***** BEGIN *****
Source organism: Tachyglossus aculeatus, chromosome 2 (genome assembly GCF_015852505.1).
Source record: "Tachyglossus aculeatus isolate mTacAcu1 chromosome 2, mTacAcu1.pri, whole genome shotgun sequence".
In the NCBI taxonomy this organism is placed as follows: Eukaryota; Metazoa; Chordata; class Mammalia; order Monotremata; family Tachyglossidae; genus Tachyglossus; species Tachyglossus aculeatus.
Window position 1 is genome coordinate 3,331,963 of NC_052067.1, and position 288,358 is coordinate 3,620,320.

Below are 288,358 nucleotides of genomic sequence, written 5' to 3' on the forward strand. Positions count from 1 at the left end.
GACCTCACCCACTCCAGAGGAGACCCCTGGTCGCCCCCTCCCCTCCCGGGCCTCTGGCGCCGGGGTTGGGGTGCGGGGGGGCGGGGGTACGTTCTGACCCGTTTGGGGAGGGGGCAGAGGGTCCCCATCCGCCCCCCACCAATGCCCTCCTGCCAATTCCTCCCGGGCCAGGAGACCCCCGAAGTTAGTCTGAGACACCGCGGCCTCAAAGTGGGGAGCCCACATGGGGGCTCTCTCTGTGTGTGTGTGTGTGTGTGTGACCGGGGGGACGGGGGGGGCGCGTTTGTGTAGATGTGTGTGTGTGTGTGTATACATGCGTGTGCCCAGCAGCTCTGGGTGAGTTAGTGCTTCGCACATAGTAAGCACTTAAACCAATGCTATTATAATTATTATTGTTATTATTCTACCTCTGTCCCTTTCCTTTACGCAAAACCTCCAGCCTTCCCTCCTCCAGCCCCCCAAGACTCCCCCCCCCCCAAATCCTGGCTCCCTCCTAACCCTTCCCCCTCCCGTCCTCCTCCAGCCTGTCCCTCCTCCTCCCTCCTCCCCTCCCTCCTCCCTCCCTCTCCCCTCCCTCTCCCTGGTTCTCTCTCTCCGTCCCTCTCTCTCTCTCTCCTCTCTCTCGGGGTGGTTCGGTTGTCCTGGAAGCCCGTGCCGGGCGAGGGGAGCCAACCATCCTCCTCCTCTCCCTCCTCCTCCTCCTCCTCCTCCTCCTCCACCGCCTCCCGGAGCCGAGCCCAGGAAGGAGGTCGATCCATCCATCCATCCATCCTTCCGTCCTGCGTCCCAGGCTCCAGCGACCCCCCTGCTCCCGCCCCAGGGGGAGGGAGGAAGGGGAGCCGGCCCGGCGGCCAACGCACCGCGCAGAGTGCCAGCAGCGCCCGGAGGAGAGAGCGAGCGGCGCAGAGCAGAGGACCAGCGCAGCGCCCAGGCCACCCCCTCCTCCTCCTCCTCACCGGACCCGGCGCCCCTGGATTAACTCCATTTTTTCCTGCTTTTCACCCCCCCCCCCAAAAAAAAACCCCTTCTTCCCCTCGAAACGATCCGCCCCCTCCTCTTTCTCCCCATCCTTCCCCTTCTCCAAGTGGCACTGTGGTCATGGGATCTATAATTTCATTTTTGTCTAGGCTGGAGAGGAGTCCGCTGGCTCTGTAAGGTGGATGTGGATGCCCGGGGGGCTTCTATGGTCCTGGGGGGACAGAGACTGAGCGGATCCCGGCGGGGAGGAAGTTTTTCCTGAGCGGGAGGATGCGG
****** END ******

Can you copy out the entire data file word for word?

Source organism: Tachyglossus aculeatus, chromosome 2 (genome assembly GCF_015852505.1).
Source record: "Tachyglossus aculeatus isolate mTacAcu1 chromosome 2, mTacAcu1.pri, whole genome shotgun sequence".
In the NCBI taxonomy this organism is placed as follows: Eukaryota; Metazoa; Chordata; class Mammalia; order Monotremata; family Tachyglossidae; genus Tachyglossus; species Tachyglossus aculeatus.
Window position 1 is genome coordinate 3,331,963 of NC_052067.1, and position 288,358 is coordinate 3,620,320.

Below are 288,358 nucleotides of genomic sequence, written 5' to 3' on the forward strand. Positions count from 1 at the left end.
GACCTCACCCACTCCAGAGGAGACCCCTGGTCGCCCCCTCCCCTCCCGGGCCTCTGGCGCCGGGGTTGGGGTGCGGGGGGGCGGGGGTACGTTCTGACCCGTTTGGGGAGGGGGCAGAGGGTCCCCATCCGCCCCCCACCAATGCCCTCCTGCCAATTCCTCCCGGGCCAGGAGACCCCCGAAGTTAGTCTGAGACACCGCGGCCTCAAAGTGGGGAGCCCACATGGGGGCTCTCTCTGTGTGTGTGTGTGTGTGTGTGACCGGGGGGACGGGGGGGGCGCGTTTGTGTAGATGTGTGTGTGTGTGTGTATACATGCGTGTGCCCAGCAGCTCTGGGTGAGTTAGTGCTTCGCACATAGTAAGCACTTAAACCAATGCTATTATAATTATTATTGTTATTATTCTACCTCTGTCCCTTTCCTTTACGCAAAACCTCCAGCCTTCCCTCCTCCAGCCCCCCAAGACTCCCCCCCCCCCAAATCCTGGCTCCCTCCTAACCCTTCCCCCTCCCGTCCTCCTCCAGCCTGTCCCTCCTCCTCCCTCCTCCCCTCCCTCCTCCCTCCCTCTCCCCTCCCTCTCCCTGGTTCTCTCTCTCCGTCCCTCTCTCTCTCTCTCCTCTCTCTCGGGGTGGTTCGGTTGTCCTGGAAGCCCGTGCCGGGCGAGGGGAGCCAACCATCCTCCTCCTCTCCCTCCTCCTCCTCCTCCTCCTCCTCCTCCACCGCCTCCCGGAGCCGAGCCCAGGAAGGAGGTCGATCCATCCATCCATCCATCCTTCCGTCCTGCGTCCCAGGCTCCAGCGACCCCCCTGCTCCCGCCCCAGGGGGAGGGAGGAAGGGGAGCCGGCCCGGCGGCCAACGCACCGCGCAGAGTGCCAGCAGCGCCCGGAGGAGAGAGCGAGCGGCGCAGAGCAGAGGACCAGCGCAGCGCCCAGGCCACCCCCTCCTCCTCCTCCTCACCGGACCCGGCGCCCCTGGATTAACTCCATTTTTTCCTGCTTTTCACCCCCCCCCCCAAAAAAAAACCCCTTCTTCCCCTCGAAACGATCCGCCCCCTCCTCTTTCTCCCCATCCTTCCCCTTCTCCAAGTGGCACTGTGGTCATGGGATCTATAATTTCATTTTTGTCTAGGCTGGAGAGGAGTCCGCTGGCTCTGTAAGGTGGATGTGGATGCCCGGGGGGCTTCTATGGTCCTGGGGGGACAGAGACTGAGCGGATCCCGGCGGGGAGGAAGTTTTTCCTGAGCGGGAGGATGCGG